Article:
The contracts of more than 300 000 teachers and general assistants employed at schools
across the country under the Presidential Youth Employment Stimulus programme have been
extended to the end of April.
But because of the impact the assistants have played in schools during the difficult times of
Covid-19, the Department of Basic Education (DBE) says it is lobbying for a further extension
beyond 30 April.
The contracts commenced in December last year after President Cyril Ramaphosa announced
the stimulus package in October. The contracts were expected to come to an end on 31 March.
DBE spokesperson Elijah Mhlanga said the sector was humbled by the work ethic, commitment,
drive, and collaboration by schools and the assistants in implementing the initiative.
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“We have, however, begun discussions with the firm premise that the initiative should continue
to be funded in order to continue the high level of support the assistants continue to offer to our
schools,” Mhlanga said.
He added that the second phase of the initiative’s modalities would be concluded and would
also involve time frames, funding, and focus areas for the skills training programme.
Mhlanga said Basic Education Minister Angie Motshekga would also be embarking on oversight
visits to monitor the initiative’s progress in schools in the Limpopo province.
Among the assistants’ duties were to scan pupils’ temperatures at school entrances, sanitising,
and offering additional support in classrooms. They also assisted in ensuring the schools were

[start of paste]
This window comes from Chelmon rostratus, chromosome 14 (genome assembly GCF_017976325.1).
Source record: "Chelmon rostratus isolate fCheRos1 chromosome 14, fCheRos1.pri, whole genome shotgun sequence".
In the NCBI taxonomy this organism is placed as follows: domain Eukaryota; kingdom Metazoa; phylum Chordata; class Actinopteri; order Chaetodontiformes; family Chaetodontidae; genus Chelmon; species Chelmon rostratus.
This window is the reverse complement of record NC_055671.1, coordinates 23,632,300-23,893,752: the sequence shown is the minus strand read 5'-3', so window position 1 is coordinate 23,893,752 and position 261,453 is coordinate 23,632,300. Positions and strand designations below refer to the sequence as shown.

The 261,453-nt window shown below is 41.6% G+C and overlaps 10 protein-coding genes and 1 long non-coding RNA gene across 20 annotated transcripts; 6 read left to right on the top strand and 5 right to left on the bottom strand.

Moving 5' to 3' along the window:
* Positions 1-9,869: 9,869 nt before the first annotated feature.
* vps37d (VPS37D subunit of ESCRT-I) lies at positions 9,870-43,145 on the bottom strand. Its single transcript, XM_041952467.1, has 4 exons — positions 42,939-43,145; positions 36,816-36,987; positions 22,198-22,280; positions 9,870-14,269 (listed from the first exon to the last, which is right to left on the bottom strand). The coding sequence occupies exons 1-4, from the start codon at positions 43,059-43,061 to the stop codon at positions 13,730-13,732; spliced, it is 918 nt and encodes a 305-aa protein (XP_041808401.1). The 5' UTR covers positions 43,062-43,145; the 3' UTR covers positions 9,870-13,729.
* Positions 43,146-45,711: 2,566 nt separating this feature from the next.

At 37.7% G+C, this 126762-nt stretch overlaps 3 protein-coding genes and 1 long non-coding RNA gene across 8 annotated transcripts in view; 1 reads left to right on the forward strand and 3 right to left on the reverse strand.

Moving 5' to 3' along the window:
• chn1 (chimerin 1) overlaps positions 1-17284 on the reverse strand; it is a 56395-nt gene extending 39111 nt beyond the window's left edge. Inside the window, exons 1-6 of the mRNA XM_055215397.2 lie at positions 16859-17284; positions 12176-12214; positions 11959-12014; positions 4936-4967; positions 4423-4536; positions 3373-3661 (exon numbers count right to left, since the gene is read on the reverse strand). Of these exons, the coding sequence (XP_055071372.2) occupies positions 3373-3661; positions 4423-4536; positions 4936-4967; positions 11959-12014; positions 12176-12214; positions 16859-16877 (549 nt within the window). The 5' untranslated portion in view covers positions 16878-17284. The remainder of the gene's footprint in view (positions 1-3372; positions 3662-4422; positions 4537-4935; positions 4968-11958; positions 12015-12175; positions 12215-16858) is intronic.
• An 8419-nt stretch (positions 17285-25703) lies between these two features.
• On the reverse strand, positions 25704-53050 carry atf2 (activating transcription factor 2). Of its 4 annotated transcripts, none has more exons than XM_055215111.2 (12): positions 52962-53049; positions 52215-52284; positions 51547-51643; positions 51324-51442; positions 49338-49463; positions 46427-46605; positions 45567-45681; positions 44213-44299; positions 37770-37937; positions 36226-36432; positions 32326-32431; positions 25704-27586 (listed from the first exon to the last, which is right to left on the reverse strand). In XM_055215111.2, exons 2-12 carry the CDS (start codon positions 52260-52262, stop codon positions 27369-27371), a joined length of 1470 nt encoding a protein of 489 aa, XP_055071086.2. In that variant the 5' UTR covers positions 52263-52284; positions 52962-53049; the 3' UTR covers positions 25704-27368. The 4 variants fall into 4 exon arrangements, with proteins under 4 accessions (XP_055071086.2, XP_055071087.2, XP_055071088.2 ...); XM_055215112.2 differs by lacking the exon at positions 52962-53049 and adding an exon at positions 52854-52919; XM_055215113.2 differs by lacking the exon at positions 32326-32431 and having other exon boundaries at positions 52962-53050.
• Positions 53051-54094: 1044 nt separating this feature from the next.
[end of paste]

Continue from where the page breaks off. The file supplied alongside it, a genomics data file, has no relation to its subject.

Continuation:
clean and observed all Covid-19 health and safety protocols.
Gauteng education spokesperson Steve Mabona said the department placed 48 000 youth as
Mabona said there had been a positive feedback from schools indicating the impact the
assistants were having on educators and the general running of schools.
“Schools are actually advocating for the department to consider extending the project beyond
30 April 2021,” Mabona said.
Limpopo DBE spokesperson Tidimalo Chuene said the province was allocated 52 055 posts.
The provincial department also requested schools not to replace any assistants who would have
resigned from their contracts.
Meanwhile, the Western Cape had employed more than 17 500 assistants since the inception of
the stimulus programme.
Western Cape education spokesperson Bronagh Hammond said the assistants had assisted
schools greatly in many areas.
She added that the extension also afforded schools opportunities to ensure that critical matters
were attended to and to aid in planning for the second term.
“In addition to the assistance provided by the general assistants and classroom assistants, the
stimulus has provided much needed financial support to schools in terms of the saving of SGB
‘The programme managed to save thousands of SGB posts throughout the province,” Hammond
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